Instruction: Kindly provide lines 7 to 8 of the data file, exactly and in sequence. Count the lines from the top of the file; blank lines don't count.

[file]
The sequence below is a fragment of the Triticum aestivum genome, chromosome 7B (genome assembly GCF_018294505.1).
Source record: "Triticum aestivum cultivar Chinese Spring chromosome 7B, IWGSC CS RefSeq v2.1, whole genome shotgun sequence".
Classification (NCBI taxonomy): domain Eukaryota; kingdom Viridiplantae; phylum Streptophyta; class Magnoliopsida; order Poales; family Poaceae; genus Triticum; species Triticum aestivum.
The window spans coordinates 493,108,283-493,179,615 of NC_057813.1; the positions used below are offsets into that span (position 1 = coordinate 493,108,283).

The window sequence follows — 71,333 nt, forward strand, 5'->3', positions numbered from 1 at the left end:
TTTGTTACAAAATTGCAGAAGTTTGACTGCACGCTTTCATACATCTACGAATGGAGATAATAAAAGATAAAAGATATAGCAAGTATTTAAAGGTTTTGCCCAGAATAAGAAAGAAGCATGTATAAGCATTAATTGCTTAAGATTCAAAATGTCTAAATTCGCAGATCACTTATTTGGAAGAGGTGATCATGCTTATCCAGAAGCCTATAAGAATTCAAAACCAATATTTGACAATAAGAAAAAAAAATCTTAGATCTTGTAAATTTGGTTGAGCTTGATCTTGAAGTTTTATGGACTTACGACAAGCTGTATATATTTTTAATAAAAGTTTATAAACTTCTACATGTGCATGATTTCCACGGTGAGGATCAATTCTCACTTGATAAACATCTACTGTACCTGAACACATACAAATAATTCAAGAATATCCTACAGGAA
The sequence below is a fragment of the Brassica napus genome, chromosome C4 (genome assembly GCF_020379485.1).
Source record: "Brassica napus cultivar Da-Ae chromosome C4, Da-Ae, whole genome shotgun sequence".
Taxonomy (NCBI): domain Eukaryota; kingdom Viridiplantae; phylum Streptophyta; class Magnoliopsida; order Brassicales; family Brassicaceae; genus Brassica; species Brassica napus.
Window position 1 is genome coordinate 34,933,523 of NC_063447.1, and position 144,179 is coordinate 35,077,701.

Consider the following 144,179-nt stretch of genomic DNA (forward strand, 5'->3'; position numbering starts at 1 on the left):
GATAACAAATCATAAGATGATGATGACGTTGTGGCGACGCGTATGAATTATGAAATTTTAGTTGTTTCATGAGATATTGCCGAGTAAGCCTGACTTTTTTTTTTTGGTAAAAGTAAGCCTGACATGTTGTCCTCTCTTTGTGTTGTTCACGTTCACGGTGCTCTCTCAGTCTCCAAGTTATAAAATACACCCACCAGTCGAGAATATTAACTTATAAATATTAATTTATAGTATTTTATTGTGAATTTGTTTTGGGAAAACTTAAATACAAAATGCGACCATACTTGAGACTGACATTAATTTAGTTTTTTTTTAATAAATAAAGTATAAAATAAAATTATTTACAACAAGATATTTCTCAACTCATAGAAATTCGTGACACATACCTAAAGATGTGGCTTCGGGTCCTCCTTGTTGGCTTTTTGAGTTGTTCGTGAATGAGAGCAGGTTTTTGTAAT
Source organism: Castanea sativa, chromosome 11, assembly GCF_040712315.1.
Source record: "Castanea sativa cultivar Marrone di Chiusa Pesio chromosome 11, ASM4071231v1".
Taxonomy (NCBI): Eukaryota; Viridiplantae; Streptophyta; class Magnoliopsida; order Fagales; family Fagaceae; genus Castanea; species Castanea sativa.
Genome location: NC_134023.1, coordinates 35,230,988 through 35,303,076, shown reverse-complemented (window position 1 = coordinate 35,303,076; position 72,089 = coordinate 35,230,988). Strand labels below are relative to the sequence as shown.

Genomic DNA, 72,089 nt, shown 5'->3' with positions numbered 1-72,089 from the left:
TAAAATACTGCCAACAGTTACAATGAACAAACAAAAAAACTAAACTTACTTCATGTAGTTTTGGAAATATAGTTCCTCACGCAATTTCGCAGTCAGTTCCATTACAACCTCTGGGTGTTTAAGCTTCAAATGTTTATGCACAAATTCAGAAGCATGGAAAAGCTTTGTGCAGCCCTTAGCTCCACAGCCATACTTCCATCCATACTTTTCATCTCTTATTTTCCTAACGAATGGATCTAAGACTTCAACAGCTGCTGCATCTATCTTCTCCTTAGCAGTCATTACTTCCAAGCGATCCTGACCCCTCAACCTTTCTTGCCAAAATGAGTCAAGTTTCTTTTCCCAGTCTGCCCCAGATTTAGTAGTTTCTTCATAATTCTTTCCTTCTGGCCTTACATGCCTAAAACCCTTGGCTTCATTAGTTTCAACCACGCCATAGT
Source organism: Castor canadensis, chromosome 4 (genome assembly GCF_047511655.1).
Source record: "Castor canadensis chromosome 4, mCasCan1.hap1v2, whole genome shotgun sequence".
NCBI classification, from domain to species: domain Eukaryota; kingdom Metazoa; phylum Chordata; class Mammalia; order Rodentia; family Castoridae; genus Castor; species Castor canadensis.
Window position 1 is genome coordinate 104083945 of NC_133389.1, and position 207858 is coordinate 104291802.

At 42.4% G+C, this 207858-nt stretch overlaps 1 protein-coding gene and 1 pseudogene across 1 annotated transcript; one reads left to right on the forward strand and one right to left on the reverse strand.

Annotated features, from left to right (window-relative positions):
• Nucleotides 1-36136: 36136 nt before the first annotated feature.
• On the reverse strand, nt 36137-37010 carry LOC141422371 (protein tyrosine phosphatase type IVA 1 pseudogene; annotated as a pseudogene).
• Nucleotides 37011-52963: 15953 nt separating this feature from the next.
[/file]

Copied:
The sequence below is a fragment of the Brassica napus genome, chromosome C4 (genome assembly GCF_020379485.1).
Source record: "Brassica napus cultivar Da-Ae chromosome C4, Da-Ae, whole genome shotgun sequence".